- Signs and symptoms.
- The pelvic examination that reveals enlarged, tender uterus.
- Ultrasound imaging of the uterus to examine pockets of the uterus lining tissue in the muscle of the uterus.
- Magnetic resonance imaging (MRI) of the uterus to see inner muscle.
- Endometrial biopsy: Taking a small sample of the endometrial tissue in the uterus for testing.
- Anti-inflammatory medications: Such as ibuprofen reduces adenomyosis pain and discomfort.
- Hormonal medications: Like oral contraceptive pills, progestin IUD’s or injection (Depo-Provera) can help lessen the symptoms.
- Injectable medications: These medications induce false or temporary menopause. They are, however, only suitable for short-term use and are not appropriate for long-term use.
- Uterine artery embolization: A tube is placed in a major artery in the groin, through which small particles are injected into the area affected by adenomyosis. This stops the blood supply to the affected area. This shrinks the adenomyosis and reduces symptoms.
- Hysterectomy: The sole definitive treatment for adenomyosis is the complete removal of the uterus.
Generally, adenomyosis symptoms include:
- Heavy and/or prolonged menstrual bleeding.
- Severe menstrual cramps.
- Abdominal pressure and bloating.
- Sharp, knifelike pelvic pain during menstruation.
- Chronic pelvic pain.
- Painful intercourse.
- Spotting between periods.
- Longer than normal menstrual cycles.
- Formation of blood clots during menstrual bleeding.
- Enlarged and tender uterus.
- A sensation of pressure on the bladder and rectum.
- Painful bowel movement.
The exact causes of adenomyosis are unknown. There are several theories, which includes:
- Invasive tissue growth: It is believed that endometrial cells from the lining of the uterus invade the muscle that forms the uterine walls, and incisions made during surgeries like caesarean section (C-section) might promote direct invasion of endometrial cells into the wall of the uterus.
- Developmental origins: There’s also the suspicion of endometrial tissue being deposited in the uterine muscle when the uterus is first formed in the foetus.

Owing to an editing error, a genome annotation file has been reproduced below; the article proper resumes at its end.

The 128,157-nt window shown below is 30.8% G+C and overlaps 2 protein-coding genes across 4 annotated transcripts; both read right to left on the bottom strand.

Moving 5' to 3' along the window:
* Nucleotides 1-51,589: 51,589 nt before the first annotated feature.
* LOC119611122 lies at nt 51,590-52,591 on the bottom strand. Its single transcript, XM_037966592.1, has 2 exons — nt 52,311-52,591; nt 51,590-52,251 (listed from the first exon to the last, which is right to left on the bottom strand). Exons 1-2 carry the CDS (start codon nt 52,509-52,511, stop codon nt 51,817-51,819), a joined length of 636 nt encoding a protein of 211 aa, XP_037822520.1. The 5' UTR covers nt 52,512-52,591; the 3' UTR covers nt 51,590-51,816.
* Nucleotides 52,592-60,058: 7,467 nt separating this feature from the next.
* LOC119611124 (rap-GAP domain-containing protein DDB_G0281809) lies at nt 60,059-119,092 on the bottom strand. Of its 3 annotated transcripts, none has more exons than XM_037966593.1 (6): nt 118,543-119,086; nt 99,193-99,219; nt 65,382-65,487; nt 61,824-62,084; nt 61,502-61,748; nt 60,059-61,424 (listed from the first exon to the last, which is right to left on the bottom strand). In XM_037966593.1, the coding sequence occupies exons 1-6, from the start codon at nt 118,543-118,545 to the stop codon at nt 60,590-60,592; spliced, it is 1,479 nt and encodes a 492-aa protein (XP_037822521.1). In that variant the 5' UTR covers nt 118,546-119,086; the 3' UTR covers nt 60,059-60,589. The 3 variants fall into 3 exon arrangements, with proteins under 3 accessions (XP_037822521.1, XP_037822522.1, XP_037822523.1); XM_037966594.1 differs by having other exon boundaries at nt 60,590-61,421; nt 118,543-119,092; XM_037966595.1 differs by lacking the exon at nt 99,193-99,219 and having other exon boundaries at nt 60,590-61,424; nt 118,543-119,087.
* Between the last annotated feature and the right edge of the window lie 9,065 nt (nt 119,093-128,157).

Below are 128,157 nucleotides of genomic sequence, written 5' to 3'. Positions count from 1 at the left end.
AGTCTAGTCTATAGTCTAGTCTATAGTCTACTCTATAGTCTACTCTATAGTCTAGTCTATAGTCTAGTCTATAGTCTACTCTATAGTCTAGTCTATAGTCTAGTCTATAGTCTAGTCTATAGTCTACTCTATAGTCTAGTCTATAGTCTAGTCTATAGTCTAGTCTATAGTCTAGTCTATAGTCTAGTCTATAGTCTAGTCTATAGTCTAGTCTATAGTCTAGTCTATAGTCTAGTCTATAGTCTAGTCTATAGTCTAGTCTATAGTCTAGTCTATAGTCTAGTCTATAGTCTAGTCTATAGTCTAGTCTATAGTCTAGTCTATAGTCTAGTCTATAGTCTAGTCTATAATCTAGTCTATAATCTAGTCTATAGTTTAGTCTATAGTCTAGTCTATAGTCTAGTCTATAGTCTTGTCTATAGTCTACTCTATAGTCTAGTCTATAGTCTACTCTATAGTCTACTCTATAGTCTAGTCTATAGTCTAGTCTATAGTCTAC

- Uterine inflammation related to childbirth: A theory suggests a link between adenomyosis and childbirth due to the inflammation of the uterine lining during the postpartum period, which may cause a breakdown in the normal boundary of cells that line the uterus.
Stem cell origins: A recent theory proposes that stem cells from the bone marrow might invade the uterine muscle, thereby causing adenomyosis
Who is likely to get adenomyosis?
Adenomyosis has also been found in adolescents, it, however, typically occurs in women between the ages of 35 and 50 who have:
- Had at least one pregnancy.
- Once had endometriosis.
- Uterine fibroids.
- Prior uterine surgery.
What is the difference between adenomyosis and endometriosis?
For adenomyosis, cells lining the uterus develop into the uterus muscle. As for endometriosis, these cells develop outside of the uterus, at times on the ovaries and fallopian tubes.
What are the risk factors of adenomyosis?
The risk factors of adenomyosis include:
- Previous uterine surgery, like C-section, fibroid removal or dilatation and curettage (D&C).
- Middle age.
- Age: Mostly occurring in women in their 40s and 50s.
- Pregnancy: A high proportion of women with adenomyosis have had multiple pregnancies.
What is the outlook of an adenomyosis?
The outlook of adenomyosis is excellent. Though, it’s not a life-threatening condition, it can cause severe discomfort.
Adenomyosis usually go away when a woman reaches menopause. In the time being, there are available treatments that can help alleviate the symptoms.
Are there any complications of adenomyosis?
If a woman with adenomyosis experiences prolonged, heavy bleeding during her periods, she can develop chronic anaemia, which leads to fatigue and other health problems.
Also, the pain and excessive bleeding associated with adenomyosis can disrupt a person’s lifestyle.
Adenomyosis has also been related to anxiety, depression and irritability.
Are there any lifestyle or home remedies for adenomyosis?
To ease pelvic pain and cramping caused by adenomyosis, you can try these tips:
- Soak yourself in a warm bath.
- Use a heating pad on your abdominal area.
- Use pain killers.